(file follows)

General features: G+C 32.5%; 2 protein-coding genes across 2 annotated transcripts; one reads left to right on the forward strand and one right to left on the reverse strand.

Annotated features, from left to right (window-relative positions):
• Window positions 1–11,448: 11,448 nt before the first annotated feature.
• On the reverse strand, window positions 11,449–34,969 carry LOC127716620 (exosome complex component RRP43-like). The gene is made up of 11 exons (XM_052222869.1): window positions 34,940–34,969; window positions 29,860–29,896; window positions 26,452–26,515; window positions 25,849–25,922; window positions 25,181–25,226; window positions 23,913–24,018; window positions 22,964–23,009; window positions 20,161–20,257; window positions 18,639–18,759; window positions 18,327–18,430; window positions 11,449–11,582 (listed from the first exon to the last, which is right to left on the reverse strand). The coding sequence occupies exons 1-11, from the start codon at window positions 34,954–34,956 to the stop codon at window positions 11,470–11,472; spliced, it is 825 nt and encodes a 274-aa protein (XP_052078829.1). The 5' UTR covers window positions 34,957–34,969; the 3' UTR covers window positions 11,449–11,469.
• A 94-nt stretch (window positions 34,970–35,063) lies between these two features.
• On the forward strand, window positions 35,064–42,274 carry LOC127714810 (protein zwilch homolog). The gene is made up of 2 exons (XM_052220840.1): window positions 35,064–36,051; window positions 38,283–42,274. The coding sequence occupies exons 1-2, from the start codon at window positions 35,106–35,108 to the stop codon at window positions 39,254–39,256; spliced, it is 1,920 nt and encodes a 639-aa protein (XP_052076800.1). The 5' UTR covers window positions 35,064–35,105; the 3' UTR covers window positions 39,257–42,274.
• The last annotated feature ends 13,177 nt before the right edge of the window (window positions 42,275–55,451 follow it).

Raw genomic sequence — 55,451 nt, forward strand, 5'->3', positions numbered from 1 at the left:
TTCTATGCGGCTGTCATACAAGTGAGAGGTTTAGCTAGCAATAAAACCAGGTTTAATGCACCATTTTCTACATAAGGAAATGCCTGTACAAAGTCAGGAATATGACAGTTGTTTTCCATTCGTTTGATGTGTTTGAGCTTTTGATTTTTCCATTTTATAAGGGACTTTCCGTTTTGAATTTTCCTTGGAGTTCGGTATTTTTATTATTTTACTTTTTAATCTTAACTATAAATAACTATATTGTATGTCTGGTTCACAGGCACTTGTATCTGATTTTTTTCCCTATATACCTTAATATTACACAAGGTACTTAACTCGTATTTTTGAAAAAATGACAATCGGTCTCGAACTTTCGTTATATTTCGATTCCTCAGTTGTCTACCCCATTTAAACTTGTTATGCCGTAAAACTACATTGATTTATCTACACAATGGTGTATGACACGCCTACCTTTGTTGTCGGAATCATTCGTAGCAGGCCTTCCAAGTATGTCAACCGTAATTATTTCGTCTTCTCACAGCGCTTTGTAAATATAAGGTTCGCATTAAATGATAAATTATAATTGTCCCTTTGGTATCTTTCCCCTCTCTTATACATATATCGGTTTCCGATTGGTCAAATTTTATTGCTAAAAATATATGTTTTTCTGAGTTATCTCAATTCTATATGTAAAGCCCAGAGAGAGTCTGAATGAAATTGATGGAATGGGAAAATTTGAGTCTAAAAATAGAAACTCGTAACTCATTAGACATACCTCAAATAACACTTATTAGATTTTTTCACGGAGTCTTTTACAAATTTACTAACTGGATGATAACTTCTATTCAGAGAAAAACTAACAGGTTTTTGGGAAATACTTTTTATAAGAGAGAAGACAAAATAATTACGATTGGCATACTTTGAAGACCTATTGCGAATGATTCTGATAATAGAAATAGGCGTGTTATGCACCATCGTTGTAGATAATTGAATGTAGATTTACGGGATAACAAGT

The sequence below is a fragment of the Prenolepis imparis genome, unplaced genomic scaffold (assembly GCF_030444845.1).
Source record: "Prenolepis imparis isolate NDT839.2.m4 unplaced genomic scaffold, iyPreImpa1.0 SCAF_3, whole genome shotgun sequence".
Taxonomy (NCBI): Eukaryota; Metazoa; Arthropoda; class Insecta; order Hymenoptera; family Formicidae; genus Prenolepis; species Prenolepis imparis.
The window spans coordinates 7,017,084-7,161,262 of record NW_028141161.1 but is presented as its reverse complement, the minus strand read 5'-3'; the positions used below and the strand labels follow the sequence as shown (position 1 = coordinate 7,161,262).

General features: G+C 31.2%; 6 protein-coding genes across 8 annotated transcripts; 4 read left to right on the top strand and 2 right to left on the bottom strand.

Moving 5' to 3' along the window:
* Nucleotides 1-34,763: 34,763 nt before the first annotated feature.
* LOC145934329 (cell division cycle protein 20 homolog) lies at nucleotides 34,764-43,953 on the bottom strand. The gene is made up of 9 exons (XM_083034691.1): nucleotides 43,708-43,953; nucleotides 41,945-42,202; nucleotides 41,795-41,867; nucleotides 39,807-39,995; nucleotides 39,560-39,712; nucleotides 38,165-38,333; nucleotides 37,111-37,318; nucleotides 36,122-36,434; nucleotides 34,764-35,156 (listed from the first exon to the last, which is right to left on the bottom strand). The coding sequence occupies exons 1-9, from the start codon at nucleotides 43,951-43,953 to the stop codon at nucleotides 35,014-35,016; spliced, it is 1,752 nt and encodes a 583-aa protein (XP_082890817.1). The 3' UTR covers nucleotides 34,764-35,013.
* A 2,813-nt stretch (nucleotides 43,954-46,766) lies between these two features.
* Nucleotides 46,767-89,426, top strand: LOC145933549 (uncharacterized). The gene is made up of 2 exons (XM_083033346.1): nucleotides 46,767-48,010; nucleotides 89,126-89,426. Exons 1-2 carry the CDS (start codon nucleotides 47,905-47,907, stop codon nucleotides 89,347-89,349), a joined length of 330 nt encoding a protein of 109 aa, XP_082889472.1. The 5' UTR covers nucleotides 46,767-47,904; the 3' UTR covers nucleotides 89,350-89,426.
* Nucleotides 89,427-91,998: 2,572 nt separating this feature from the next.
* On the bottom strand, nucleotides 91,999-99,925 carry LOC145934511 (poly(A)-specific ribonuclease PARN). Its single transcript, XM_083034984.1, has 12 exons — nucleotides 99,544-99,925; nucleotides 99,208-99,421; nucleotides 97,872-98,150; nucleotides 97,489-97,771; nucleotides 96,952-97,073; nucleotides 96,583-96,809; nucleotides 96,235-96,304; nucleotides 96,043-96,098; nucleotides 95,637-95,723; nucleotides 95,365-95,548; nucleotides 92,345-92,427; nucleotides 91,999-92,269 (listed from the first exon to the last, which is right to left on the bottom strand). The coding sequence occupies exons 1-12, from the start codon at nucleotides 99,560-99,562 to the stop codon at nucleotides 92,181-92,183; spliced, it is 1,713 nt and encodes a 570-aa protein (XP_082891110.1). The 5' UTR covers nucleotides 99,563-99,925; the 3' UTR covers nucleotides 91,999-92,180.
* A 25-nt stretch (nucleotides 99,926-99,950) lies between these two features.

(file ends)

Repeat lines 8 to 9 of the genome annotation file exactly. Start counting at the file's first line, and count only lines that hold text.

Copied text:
Raw genomic sequence — 55,451 nt, forward strand, 5'->3', positions numbered from 1 at the left:
TTCTATGCGGCTGTCATACAAGTGAGAGGTTTAGCTAGCAATAAAACCAGGTTTAATGCACCATTTTCTACATAAGGAAATGCCTGTACAAAGTCAGGAATATGACAGTTGTTTTCCATTCGTTTGATGTGTTTGAGCTTTTGATTTTTCCATTTTATAAGGGACTTTCCGTTTTGAATTTTCCTTGGAGTTCGGTATTTTTATTATTTTACTTTTTAATCTTAACTATAAATAACTATATTGTATGTCTGGTTCACAGGCACTTGTATCTGATTTTTTTCCCTATATACCTTAATATTACACAAGGTACTTAACTCGTATTTTTGAAAAAATGACAATCGGTCTCGAACTTTCGTTATATTTCGATTCCTCAGTTGTCTACCCCATTTAAACTTGTTATGCCGTAAAACTACATTGATTTATCTACACAATGGTGTATGACACGCCTACCTTTGTTGTCGGAATCATTCGTAGCAGGCCTTCCAAGTATGTCAACCGTAATTATTTCGTCTTCTCACAGCGCTTTGTAAATATAAGGTTCGCATTAAATGATAAATTATAATTGTCCCTTTGGTATCTTTCCCCTCTCTTATACATATATCGGTTTCCGATTGGTCAAATTTTATTGCTAAAAATATATGTTTTTCTGAGTTATCTCAATTCTATATGTAAAGCCCAGAGAGAGTCTGAATGAAATTGATGGAATGGGAAAATTTGAGTCTAAAAATAGAAACTCGTAACTCATTAGACATACCTCAAATAACACTTATTAGATTTTTTCACGGAGTCTTTTACAAATTTACTAACTGGATGATAACTTCTATTCAGAGAAAAACTAACAGGTTTTTGGGAAATACTTTTTATAAGAGAGAAGACAAAATAATTACGATTGGCATACTTTGAAGACCTATTGCGAATGATTCTGATAATAGAAATAGGCGTGTTATGCACCATCGTTGTAGATAATTGAATGTAGATTTACGGGATAACAAGT